…the Fraternitas Rosae Crucis … settled in Pennsylvania, and today owns land in Bucks County on which three Rosicrucian pyramids sit. The headquarters of the Fraternitas Rosae Crucis, besides the three temples, it includes a number of normal buildings and “The Beverly Hall,” a large stone building named after the fraternities founder Paschel Beverly Randolph.
Surrounded by “No Trespassing” signs, the pyramids are aligned smallest to largest and covered in Rosicrucian symbolism inside and out, including images of a winged world crowned by a skull and crossbones, and the infamous pyramid with floating eye…
Um… no. There are four pyramids, not three. Only one is large enough to enter and could be mistaken for a temple, though it seems more likely a mausoleum or similar memorial. Two resemble garden fountains that stand 4–5 feet tall (when I visited only one was functioning). The smallest pyramid seems to be a pedestal type decoration. As of a year ago, there were no “No Trespassing” signs (there weren’t any the first time I visited either). Finally, the pyramids are all but unadorned. They certainly are not “covered in Rosicrucian symbolism inside and out.” The largest, the mausoleum (?), has some brass plaques on the outside that list names of deceased members, and you can see a few decorative plaques inside that do have some Rosicrucian symbols on them.
Much of this paragraph seems to be an exaggerated and enthusiastic mélange drawn from Weird Pennsylvania, pp. 55–56. Other parts of the post weave together fictions from history, on the one hand, and fanciful Rosicrucian mythologies, on the other. Disentangling the history from the mythologies of the Fraternitas Rosæ Crucis is a challenge—clearly too much work for the author of the Atlas Obscura post. But it shouldn’t be too difficult for the author get the easily verifiable history correct or to stop short of making things up. For a brief post on the local Rosicrucians and some photos of these pyramids, see “Pyramids of the Fraternitas Rosæ Crucis.”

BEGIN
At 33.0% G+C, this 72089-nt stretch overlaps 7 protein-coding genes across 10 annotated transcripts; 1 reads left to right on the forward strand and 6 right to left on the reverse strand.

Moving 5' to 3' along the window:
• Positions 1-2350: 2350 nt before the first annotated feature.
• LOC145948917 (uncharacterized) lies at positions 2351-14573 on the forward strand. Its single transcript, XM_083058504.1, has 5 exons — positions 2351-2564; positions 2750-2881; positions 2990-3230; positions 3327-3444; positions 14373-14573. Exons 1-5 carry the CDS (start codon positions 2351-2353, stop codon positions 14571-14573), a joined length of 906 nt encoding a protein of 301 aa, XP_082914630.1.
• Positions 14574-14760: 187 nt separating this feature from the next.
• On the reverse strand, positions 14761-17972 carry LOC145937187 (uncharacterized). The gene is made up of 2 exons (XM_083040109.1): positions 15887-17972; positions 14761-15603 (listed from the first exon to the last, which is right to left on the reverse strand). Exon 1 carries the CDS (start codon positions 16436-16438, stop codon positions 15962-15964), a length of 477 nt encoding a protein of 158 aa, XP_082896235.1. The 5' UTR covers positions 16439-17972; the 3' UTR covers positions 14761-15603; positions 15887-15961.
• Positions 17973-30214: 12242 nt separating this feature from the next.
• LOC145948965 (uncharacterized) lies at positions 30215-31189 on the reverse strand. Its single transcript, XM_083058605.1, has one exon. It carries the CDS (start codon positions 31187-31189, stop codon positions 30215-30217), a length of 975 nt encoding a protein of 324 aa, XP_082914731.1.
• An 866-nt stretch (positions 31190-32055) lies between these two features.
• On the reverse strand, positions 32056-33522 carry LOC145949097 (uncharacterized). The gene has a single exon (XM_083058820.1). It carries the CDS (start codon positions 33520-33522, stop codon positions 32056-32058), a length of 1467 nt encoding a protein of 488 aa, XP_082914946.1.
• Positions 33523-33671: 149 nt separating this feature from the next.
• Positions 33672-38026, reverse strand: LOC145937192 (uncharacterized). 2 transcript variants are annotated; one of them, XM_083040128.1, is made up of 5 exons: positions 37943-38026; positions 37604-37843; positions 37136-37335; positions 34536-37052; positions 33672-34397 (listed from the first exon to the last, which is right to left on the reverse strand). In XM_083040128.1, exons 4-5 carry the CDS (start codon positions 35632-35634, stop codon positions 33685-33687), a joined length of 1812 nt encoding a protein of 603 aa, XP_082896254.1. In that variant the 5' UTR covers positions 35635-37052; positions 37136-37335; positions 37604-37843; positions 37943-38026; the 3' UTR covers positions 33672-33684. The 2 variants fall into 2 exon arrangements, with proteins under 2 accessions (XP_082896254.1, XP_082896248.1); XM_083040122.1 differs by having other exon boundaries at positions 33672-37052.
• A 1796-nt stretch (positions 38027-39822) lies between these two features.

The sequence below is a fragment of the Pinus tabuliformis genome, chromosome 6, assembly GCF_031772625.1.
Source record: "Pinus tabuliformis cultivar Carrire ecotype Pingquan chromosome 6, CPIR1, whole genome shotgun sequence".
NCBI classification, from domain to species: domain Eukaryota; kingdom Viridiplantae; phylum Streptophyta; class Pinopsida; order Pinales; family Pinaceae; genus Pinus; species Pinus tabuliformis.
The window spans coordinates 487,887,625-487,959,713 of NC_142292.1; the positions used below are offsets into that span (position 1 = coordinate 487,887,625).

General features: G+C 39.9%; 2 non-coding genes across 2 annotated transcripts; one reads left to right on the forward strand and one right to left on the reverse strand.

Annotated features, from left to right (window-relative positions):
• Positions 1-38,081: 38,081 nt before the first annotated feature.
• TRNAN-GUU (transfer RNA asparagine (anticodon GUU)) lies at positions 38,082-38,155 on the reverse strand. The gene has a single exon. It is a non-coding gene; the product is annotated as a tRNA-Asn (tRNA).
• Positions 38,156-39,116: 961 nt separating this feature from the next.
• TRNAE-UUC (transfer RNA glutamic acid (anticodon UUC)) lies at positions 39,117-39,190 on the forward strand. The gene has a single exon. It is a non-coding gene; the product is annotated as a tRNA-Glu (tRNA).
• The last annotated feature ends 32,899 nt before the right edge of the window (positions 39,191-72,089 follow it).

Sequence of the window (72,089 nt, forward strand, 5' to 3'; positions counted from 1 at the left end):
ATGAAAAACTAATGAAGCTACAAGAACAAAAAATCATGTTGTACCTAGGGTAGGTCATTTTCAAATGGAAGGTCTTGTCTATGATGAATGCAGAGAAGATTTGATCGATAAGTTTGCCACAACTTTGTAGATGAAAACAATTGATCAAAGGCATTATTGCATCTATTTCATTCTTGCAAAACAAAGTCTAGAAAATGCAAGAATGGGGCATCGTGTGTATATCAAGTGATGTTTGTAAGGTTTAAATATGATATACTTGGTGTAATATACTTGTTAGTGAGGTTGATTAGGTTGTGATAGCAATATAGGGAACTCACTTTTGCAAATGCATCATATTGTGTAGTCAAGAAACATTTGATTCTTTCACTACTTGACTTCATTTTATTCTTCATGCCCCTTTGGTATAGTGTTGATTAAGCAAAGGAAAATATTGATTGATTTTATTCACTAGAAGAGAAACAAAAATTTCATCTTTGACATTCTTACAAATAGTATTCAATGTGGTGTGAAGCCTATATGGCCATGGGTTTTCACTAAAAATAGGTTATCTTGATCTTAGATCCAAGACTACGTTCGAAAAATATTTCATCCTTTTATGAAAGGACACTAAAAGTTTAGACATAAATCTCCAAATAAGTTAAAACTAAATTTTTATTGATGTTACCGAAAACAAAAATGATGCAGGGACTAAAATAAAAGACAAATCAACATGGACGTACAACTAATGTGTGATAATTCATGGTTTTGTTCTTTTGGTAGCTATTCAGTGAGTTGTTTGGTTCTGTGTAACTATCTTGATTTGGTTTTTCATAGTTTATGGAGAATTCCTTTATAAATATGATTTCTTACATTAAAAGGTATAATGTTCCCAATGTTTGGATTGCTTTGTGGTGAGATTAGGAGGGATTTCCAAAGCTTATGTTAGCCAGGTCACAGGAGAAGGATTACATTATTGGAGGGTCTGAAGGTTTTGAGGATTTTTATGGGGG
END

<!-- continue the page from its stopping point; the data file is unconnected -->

Perhaps this entry on the Rosicrucian pyramids is aberrant. Perhaps all the other posts are accurate. Or, perhaps, Atlas Obscura should be rebranded Atlas Obscura but Not So Accurata.
Even Frances Yates, who was particularly adept at finding Rosicrucians, did not link Rheticus or Brahe to Rosicrucians or invisible colleges. Dee, to be sure, figured large in her discussion of Rosicrucians. And Kepler was an odd case, whom she called “a heretic from Rosicrucianism” (F. Yates, The Rosicrucian Enlightenment, p. 223). More typically, Samuel Hartlib, Jan Comenius, and Robert Boyle are associated with the Invisible College. Yates devotes a chapter to the relationship between the invisible college and the Royal Society. Charles Webster refutes this Rosicrucian association. He finds, instead, a network that includes Boyle as well as other lesser known physicians and Baconian-minded experimentalists. The role of “the Invisible College” has all but disappeared from recent histories of early modern science, e.g., Wootton’s The Invention of Science all but omits it (I found only a passing reference on page 341 to “an ‘invisible college’” as a correspondence network). ↩
See Lauren Kassell’s entry “Invisible College” for the Oxford Dictionary of National Biography (paywall). ↩
I suppose it’s possible that they’ve surrounded the place with “No Trespassing” signs, but given the other factual problems with this post, I’ve no confidence the author happened to get this right. ↩